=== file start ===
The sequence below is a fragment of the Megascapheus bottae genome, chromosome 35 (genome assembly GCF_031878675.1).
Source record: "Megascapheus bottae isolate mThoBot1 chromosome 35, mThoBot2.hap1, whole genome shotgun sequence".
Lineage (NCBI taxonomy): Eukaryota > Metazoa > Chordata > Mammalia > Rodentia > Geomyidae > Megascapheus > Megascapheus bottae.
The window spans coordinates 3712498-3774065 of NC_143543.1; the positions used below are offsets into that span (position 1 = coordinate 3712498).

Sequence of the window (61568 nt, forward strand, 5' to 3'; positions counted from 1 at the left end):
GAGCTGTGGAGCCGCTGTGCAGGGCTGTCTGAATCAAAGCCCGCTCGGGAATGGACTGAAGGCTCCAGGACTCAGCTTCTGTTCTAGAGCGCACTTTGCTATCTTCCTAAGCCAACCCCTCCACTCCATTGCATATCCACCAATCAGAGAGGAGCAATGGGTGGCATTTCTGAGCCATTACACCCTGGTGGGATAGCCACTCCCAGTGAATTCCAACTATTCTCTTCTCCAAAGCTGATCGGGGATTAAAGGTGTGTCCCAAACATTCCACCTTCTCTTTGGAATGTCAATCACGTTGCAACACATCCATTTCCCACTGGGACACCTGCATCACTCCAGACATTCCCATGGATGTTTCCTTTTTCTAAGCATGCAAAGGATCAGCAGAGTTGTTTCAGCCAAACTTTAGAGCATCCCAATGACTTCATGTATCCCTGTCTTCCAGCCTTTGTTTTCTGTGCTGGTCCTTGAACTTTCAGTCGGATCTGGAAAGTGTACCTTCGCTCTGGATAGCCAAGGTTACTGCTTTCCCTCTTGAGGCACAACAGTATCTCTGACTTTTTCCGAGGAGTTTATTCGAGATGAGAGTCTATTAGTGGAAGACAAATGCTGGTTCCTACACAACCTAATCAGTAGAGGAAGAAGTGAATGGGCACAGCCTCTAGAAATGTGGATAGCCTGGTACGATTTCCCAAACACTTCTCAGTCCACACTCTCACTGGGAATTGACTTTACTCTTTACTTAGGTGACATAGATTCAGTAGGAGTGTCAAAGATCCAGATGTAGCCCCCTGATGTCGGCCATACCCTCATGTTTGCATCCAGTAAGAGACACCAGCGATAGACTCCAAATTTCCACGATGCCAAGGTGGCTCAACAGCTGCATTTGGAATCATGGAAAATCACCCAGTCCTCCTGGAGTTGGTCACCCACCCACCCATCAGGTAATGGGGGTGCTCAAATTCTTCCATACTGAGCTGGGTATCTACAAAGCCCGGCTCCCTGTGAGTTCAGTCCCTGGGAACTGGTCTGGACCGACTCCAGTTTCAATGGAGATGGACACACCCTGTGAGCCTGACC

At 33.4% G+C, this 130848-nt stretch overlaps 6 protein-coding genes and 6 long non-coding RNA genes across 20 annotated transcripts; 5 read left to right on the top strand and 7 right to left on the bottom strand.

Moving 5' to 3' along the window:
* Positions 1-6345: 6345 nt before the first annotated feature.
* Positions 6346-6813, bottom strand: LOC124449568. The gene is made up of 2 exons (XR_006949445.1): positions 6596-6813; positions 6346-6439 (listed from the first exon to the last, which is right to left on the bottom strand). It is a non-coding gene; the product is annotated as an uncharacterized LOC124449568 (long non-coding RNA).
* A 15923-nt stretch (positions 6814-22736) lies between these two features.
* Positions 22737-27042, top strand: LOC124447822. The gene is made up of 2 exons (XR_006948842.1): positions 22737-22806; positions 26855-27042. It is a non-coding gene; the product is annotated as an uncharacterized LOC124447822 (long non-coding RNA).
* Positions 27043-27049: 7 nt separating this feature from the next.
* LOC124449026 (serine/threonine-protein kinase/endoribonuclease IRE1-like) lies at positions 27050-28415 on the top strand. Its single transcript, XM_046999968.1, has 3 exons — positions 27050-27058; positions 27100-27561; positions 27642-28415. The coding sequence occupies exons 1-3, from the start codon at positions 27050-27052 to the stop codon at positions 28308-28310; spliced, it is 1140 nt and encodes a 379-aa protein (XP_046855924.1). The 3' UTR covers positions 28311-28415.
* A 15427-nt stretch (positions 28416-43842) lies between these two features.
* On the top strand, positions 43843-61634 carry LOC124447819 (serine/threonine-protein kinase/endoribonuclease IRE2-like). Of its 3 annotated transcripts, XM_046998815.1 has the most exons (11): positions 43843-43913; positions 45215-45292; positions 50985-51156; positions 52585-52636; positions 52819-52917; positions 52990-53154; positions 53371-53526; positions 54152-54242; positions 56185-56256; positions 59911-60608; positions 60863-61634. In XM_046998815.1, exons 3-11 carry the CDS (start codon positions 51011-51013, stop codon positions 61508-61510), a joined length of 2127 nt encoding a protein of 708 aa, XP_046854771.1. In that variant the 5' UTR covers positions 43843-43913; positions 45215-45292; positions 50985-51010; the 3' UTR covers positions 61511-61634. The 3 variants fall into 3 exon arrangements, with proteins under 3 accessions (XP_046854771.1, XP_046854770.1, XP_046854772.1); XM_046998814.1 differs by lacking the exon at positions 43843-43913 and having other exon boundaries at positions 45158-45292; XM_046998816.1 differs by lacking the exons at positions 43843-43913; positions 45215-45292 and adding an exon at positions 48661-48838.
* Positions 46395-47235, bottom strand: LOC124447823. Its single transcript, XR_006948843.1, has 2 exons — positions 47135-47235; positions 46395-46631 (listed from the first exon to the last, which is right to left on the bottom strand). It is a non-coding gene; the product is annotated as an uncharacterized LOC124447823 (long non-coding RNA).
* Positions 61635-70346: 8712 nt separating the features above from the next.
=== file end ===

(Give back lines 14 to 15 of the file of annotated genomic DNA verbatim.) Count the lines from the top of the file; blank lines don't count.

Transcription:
* LOC124449026 (serine/threonine-protein kinase/endoribonuclease IRE1-like) lies at positions 27050-28415 on the top strand. Its single transcript, XM_046999968.1, has 3 exons — positions 27050-27058; positions 27100-27561; positions 27642-28415. The coding sequence occupies exons 1-3, from the start codon at positions 27050-27052 to the stop codon at positions 28308-28310; spliced, it is 1140 nt and encodes a 379-aa protein (XP_046855924.1). The 3' UTR covers positions 28311-28415.
* A 15427-nt stretch (positions 28416-43842) lies between these two features.